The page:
The Teachers’ Retirement Board of the California State Retirement System (CalSTRS) has decided to get out of private prison investments by dumping CoreCivic and GEO Group stock from its portfolio. About $12 million worth of stock is involved – which represents a fraction of the companies’ combined $4.57 billion market cap.
In a November 7, 2018 press release, Investment Committee Chairman Harry Keiley said, “The board conducted a review of the staff research. We agreed that the engagement efforts were thorough and listened to our expert investment consultants. Based on all the information and advice we were provided, the board decided to divest according to the policy criteria.” That decision occurred after officials visited detention facilities and met with senior management of both private prison firms.
The Chief Investment Officer for CalSTRS, Christopher Ailman, said there was an increased risk to the retirement system’s portfolio due to human rights violations at privately-operated detention centers used to house immigrants and their children.
In contrast, the California Public Employees’ Retirement System (CalPERS) recently voted against divestment from private prisons. The agenda for a March 18, 2019 meeting of CalPERS’ investment committee stated, “as a California ...
by Ed Lyon
Scabies is the name for an infestation of tiny mites that burrow under a person’s skin and cause an itchy rash. They are spread by touching an infected person or an item of the person’s clothing or bedding. Crowded conditions, like those one normally encounters in prisons and jails, are highly conducive to the spread of the mites. With these facts in mind, it seems reasonable that medical staff who work with prisoners would be trained to identify and treat scabies.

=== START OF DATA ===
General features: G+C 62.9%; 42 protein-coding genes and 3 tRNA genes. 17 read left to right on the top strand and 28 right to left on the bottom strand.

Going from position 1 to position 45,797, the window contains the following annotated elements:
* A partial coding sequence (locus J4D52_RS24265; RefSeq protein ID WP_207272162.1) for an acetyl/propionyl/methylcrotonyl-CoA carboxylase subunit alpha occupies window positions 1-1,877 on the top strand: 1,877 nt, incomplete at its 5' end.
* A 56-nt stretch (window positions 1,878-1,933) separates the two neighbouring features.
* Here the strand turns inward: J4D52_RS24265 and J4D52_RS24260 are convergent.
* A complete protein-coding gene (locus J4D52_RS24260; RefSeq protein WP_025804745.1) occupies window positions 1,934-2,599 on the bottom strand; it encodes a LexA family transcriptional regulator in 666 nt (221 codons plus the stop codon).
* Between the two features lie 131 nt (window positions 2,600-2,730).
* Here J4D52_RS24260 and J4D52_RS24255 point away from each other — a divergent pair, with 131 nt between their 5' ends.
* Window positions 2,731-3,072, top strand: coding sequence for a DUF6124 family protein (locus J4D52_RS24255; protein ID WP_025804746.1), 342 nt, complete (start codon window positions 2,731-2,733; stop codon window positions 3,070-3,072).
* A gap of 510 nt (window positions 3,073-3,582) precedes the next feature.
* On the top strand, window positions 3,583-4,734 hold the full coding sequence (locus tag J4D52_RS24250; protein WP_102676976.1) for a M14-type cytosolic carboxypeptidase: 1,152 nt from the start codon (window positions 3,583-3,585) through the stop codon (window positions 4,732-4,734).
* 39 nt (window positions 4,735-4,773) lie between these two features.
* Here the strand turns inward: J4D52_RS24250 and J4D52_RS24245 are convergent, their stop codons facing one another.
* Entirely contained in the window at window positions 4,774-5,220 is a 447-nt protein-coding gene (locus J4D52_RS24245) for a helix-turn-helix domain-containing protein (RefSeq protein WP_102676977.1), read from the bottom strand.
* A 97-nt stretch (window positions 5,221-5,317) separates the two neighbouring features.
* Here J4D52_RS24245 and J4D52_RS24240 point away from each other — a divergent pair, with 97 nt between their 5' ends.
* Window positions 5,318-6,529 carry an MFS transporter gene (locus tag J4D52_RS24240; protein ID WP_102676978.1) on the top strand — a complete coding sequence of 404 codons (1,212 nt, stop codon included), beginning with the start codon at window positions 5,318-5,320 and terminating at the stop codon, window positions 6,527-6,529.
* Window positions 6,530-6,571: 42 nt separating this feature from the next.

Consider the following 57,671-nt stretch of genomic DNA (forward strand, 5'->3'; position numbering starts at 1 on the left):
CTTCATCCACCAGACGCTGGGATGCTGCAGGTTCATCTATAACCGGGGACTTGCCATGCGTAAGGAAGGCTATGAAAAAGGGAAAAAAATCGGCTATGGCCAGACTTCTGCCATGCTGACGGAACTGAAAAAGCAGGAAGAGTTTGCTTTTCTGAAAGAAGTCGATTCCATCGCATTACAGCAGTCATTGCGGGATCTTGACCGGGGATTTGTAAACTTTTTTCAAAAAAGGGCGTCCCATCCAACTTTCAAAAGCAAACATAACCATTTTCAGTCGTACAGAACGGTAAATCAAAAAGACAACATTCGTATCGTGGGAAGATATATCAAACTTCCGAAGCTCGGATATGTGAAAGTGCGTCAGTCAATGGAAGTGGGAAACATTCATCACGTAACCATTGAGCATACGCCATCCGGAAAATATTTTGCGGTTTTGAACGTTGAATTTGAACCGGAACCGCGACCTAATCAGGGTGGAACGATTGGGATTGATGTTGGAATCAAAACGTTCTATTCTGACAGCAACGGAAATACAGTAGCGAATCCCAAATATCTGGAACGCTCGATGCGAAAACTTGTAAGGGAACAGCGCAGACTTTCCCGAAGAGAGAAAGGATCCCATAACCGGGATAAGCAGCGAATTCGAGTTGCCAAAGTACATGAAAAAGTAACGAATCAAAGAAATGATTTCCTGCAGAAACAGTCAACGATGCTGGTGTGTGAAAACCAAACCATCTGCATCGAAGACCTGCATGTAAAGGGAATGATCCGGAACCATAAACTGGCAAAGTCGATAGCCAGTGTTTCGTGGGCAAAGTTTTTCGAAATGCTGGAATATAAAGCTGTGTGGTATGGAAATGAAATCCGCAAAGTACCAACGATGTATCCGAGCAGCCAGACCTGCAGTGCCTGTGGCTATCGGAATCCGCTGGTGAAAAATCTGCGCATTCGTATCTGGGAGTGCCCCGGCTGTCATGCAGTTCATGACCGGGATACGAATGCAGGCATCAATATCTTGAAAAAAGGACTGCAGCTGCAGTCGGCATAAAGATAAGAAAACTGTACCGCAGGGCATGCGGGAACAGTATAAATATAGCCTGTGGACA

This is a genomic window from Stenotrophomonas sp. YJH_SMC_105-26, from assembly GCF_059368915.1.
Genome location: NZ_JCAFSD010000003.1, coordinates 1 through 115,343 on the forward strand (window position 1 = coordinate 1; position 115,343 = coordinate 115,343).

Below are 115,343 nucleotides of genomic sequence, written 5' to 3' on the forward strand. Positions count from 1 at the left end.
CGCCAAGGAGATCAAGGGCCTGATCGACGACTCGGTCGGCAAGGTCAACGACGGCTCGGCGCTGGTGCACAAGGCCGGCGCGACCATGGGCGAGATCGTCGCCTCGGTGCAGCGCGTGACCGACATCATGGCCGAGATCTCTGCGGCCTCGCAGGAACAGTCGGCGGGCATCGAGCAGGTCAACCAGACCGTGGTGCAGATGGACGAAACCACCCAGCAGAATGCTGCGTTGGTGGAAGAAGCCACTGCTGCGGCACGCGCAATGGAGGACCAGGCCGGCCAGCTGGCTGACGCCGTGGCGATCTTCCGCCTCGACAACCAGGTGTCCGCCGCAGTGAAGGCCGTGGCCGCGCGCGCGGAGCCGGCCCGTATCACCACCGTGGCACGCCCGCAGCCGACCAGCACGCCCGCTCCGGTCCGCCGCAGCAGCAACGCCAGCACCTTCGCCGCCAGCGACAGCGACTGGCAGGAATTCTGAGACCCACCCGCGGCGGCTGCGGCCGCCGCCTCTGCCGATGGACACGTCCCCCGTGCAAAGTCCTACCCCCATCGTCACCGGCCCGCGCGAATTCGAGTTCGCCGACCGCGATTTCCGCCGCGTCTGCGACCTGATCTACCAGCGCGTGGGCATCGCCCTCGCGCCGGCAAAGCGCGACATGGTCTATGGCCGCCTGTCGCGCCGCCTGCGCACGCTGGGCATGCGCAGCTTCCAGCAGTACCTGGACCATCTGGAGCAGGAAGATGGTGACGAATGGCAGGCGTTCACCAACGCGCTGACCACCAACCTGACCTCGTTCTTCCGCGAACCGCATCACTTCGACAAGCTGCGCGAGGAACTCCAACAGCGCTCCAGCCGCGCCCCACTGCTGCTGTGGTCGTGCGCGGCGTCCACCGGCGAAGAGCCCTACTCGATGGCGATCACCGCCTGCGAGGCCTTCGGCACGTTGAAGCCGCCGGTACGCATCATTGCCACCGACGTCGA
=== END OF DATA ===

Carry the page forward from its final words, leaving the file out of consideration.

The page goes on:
The Michigan Department of Corrections (MDOC) contracts with Corizon Health, a for-profit company, under a five-year, $715.7 million contract to provide medical services at state prisons.
Prisoner Rebecca Smith at the Women’s Huron Valley Correctional Facility (WHVCF) contracted an unidentified skin rash in October 2017.
She learned to clip her fingernails short enough so she would be unable to scratch. “It itches like anything – it’s like the worst mosquito bite,” she said.
Corizon’s staff were able to diagnose a scabies outbreak that, by early 2019, had spread to hundreds of the 2,000-plus prisoners at the facility, all of whom had to be treated.
Dr. Walter Barkey ...
by Ed Lyon
In 2014, a settlement was reached in Parsons v. Ryan, a lawsuit over healthcare in Arizona’s prison system. The state contracted with Corizon Health to provide medical services for the Arizona Department of Corrections (ADC), even though the company had been plagued with problems and lawsuits over its failure to provide adequate medical care to prisoners in other jurisdictions. [See, e.g.: PLN, Nov. 2018, p.60; Sept. 2018, pp. 26-27].
As part of the Parsons settlement, the ADC set up a monitoring board to oversee Corizon’s contractual performance. Time would prove the company was no better at providing medical care to Arizona prisoners than it was anywhere else, and as a result the Parsons case was eventually reopened.
U.S. District Court Judge Roslyn Silver appointed an expert to review the ADC’s healthcare system operated by Corizon amid allegations by multiple whistleblowers that the for-profit company was skirting state auditors, violating regulations and risking the lives of prisoners who relied on the firm for medical care.
Jose Vallejo, a former police officer and prison guard, was employed as a licensed vocational nurse at ADC’s State Prison Complex-Eyman in Florence for two years, beginning ...